She had at all times a deep sense of religion. tion of her body-cared little about exercise, Educated in the strict principles of Calvinism, and gave herself no great trouble about health. she was never seduced into any admiration With the sanguine spirit which belonged to of the splendid apparatus and high pretensions her character, she affected to triumph over of Popery; although she did not altogether infirmity; and used to say—“I might have

heen sickly, like any body else, had I not re- , other trammels, those which had circumscribsolved to vanquish all physical weaknesses." ed the liberty of thinking in that great coun. But Nature would not be defied !-and she try. The genius of Madame de Staël co-opedied, while contemplating still greater under- rated, no doubt, with the spirit of the times, takings than any she had achieved. On her and assisted its effects, but it was also acted sick-bed, none of her great or good qualities upon, and in part created, by that spirit-and abandoned her. To the last she was kind, her works are rather, perhaps, to be considerpatient, devout, and intellectual. Among other ed as the first fruits of a new order of things, things, she said—- J'ai toujours été la même that had already struck root in Europe, than -vive et triste. J'ai aimé Dieu, mon père, as the harbinger of changes that still remain et la liberté !” She left life with regret-but to be effected. * felt no weak terrors at the approach of death In looking back to what she has said, with -and died at last in the utmost composure so much emphasis, of the injustice she had to and tranquillity.

suffer from Napoleon, it is impossible not to We would rather not make any summary be struck with the aggravation which that inat present of the true character and probable justice is made to receive from the quality effects of her writings. But we must say, of the victim, and the degree in which those we are not quite satisfied with that of her sufferings are exaggerated, because they were biographer. It is too flattering, and too elo- her own. We think the hostility of that great quent and ingenious. She is quite right in commander towards a person of her sex, charextolling the great fertility of thought which acter, and talents, was in the highest degree characterises the writings of her friends ;- paltry, and unworthy even of a high-minded and, with relation to some of these writings, tyrant. But we really cannot say that it seems she is not perhaps very far wrong in saying to have had any thing very savage or ferocious that, if you take any three pages in them at in the manner of it. He did not touch, nor random, the chance is, that you meet with even menace her life, nor her liberty, nor her more new and striking thoughts than in an fortune. No daggers, nor chains, nor dungeons, equal space in any other author. But we nor confiscations, are among the instruments cannot at all agree with her, when, in a very of torture of this worse than Russian despot. imposing passage, she endeavours to show that He banished her, indeed, first from Paris, and she ought to be considered as the foundress then from France; suppressed her publicaof a new school of literature and philosophy tions; separated her from some of her friends; -or at least as the first who clearly revealed and obstructed her passage into England ;to the world that a new and a grander era was very vexatious treatment certainly, —but not now opening to their gaze.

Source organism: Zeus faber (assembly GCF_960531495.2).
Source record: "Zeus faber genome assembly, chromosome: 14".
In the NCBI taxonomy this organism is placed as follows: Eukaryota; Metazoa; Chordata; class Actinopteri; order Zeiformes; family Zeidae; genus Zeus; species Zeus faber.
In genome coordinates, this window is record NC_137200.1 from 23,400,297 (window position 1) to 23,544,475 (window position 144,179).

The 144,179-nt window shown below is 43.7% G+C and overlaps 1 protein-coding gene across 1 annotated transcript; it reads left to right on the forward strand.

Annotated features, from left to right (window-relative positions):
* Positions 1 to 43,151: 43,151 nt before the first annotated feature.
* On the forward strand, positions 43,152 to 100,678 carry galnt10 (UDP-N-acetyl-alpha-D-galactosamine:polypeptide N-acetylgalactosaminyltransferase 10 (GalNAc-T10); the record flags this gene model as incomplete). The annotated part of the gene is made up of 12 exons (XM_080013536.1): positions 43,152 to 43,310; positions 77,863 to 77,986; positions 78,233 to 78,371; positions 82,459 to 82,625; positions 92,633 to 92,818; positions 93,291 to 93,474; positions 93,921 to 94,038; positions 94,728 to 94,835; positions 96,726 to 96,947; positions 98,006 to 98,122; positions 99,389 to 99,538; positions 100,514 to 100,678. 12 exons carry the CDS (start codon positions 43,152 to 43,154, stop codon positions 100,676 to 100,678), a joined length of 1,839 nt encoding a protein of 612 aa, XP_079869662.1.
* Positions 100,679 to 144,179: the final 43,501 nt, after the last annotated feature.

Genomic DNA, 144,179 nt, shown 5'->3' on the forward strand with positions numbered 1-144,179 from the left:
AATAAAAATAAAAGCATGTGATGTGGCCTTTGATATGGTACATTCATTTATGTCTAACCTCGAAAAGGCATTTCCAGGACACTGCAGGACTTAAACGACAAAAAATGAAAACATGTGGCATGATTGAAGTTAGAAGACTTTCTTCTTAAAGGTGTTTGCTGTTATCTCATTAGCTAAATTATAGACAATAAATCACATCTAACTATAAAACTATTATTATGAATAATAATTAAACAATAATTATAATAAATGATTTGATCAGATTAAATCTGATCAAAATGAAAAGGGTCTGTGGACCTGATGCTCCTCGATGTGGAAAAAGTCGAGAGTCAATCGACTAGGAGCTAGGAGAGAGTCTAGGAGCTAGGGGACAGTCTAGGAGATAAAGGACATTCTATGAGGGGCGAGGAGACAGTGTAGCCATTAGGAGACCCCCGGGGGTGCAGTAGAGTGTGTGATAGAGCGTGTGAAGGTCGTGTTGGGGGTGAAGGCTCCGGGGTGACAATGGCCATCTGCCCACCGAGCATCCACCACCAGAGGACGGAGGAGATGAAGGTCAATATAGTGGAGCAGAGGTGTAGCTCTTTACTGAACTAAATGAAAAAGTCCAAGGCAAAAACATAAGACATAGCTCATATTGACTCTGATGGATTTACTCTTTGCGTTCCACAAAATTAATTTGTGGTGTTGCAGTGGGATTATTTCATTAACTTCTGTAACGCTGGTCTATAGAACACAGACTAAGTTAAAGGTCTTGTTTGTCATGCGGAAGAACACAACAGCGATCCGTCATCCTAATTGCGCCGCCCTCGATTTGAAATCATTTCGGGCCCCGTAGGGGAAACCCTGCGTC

quite of the sort which we should have guessed In so far as regards France, and those coun- at, from the tone either of her complaints or tries which derive their literature from her lamentations. Her main grief undoubtedly fountains, there may be some foundation for was the loss of the society and brilliant talk this remark; but we cannot admit it as at all of Paris; and if that had been spared to her, applicable to the other parts of Europe ; which we cannot help thinking that she would have have always drawn their wisdom, wit, and felt less horror and detestation at the inroads fancy, from native sources. The truth is, that of Bonaparte on the liberty and independence previous to her Revolution, there was no civil- of mankind. She avows this indeed pretty ised country where there had been so little honestly, where she says, that, if she had been originality for fifty years as in France. In aware of the privations of this sort which a literature, their standards had been fixed certain liberal speech of M. Constant was nearly a century before: and to alter, or even ultimately to bring upon herself, she would to advance them, was reckoned equally im- have taken care that it should not have been pious and impossible. In politics, they were spoken! The truth is, that, like many other restrained, by the state of their government, celebrated persons of her country, she could from any free or bold speculations; and in not live happily without the excitements and metaphysics, and all the branches of the novelties that Paris alone could supply; and higher philosophy that depend on it, they had that, when these were withdrawn, all the vidone nothing since the days of Pascal and vacity of her genius, and all the warmth of Descartes. In England, however, and in her heart, proved insufficient to protect her Germany, the national intellect had not been from the benumbing influence of ennui. Here thus stagnated and subdued—and a great deal are her own confessions on the record :of what startled the Parisians by its novelty, in the writings of Madame de Staël, had long Montaigne a dit jadis : Je suis François par Paris,